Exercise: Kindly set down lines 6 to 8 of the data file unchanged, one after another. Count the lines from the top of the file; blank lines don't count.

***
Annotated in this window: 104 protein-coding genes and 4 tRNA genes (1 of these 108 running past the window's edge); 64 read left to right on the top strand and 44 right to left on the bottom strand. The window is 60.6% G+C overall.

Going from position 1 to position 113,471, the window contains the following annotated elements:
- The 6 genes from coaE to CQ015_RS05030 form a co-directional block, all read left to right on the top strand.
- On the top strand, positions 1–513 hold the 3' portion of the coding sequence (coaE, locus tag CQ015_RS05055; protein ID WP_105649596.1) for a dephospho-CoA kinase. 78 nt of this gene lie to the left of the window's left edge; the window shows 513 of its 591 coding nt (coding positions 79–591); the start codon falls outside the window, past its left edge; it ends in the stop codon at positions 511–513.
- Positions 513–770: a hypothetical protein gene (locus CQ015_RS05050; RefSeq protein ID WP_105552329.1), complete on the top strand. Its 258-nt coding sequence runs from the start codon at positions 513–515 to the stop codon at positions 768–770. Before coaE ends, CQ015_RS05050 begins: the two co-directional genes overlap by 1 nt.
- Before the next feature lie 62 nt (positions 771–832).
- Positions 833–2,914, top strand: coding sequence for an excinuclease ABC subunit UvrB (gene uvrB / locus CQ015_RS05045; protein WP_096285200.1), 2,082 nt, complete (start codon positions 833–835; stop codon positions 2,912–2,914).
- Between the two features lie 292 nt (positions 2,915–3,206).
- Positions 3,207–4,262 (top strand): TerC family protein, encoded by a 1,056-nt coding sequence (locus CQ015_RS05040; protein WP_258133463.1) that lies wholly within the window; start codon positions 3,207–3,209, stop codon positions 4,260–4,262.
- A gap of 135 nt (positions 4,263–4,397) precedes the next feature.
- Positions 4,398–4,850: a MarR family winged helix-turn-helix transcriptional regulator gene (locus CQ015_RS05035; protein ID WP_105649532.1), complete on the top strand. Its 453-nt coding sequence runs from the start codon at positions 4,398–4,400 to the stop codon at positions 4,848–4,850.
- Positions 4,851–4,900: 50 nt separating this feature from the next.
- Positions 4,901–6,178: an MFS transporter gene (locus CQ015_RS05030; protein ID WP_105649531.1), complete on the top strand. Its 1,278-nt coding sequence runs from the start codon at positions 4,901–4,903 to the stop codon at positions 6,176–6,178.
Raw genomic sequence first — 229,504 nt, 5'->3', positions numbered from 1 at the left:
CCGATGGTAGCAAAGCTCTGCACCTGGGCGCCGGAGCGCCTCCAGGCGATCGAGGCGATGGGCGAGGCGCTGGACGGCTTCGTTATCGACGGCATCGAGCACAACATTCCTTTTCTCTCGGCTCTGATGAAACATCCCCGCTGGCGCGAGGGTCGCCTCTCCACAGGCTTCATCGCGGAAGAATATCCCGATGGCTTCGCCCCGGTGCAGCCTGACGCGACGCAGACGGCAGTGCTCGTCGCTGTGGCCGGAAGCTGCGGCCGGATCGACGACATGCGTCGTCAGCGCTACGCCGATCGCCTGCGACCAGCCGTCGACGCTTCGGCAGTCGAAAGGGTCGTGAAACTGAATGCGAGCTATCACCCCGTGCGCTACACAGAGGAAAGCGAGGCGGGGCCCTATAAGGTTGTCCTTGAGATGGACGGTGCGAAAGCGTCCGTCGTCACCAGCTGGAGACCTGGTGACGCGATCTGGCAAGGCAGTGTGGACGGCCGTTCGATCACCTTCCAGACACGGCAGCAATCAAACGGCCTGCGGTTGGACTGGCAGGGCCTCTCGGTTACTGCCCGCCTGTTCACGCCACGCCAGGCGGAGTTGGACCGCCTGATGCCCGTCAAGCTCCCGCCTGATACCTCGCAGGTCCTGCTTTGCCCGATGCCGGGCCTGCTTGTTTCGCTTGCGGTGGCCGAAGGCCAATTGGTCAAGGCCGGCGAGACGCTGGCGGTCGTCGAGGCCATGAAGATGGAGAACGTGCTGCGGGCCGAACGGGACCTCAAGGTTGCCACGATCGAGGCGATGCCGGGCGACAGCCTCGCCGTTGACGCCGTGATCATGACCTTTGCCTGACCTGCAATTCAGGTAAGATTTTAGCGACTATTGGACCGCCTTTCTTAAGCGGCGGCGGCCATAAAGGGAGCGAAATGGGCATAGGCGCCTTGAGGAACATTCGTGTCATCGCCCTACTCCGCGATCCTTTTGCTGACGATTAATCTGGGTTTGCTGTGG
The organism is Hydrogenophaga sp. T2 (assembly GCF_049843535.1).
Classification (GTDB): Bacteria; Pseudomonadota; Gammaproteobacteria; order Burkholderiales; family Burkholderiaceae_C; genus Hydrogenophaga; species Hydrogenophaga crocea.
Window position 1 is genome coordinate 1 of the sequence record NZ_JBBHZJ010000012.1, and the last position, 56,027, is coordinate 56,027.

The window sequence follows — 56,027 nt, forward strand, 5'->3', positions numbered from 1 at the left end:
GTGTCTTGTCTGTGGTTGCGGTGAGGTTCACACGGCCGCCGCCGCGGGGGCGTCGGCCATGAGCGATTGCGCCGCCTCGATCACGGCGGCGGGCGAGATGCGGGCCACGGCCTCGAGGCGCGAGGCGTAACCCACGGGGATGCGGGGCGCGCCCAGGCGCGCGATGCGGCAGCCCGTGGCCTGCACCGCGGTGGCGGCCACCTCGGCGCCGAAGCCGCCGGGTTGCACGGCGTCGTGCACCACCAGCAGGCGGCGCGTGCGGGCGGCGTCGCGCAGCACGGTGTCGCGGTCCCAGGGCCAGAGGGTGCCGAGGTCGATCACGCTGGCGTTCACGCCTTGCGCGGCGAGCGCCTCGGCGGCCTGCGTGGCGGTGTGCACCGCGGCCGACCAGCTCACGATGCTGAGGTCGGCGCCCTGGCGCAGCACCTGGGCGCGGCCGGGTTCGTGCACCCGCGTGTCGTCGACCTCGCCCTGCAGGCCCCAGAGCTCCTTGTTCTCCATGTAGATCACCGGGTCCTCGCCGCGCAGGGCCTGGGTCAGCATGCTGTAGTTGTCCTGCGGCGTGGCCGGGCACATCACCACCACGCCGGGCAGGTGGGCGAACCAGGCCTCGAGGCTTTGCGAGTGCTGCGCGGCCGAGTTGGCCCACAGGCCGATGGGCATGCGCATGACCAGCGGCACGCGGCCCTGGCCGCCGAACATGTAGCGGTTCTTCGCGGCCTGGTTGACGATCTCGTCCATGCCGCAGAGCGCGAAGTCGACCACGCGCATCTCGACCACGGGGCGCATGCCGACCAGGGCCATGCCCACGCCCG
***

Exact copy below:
- Before the next feature lie 62 nt (positions 771–832).
- Positions 833–2,914, top strand: coding sequence for an excinuclease ABC subunit UvrB (gene uvrB / locus CQ015_RS05045; protein WP_096285200.1), 2,082 nt, complete (start codon positions 833–835; stop codon positions 2,912–2,914).
- Between the two features lie 292 nt (positions 2,915–3,206).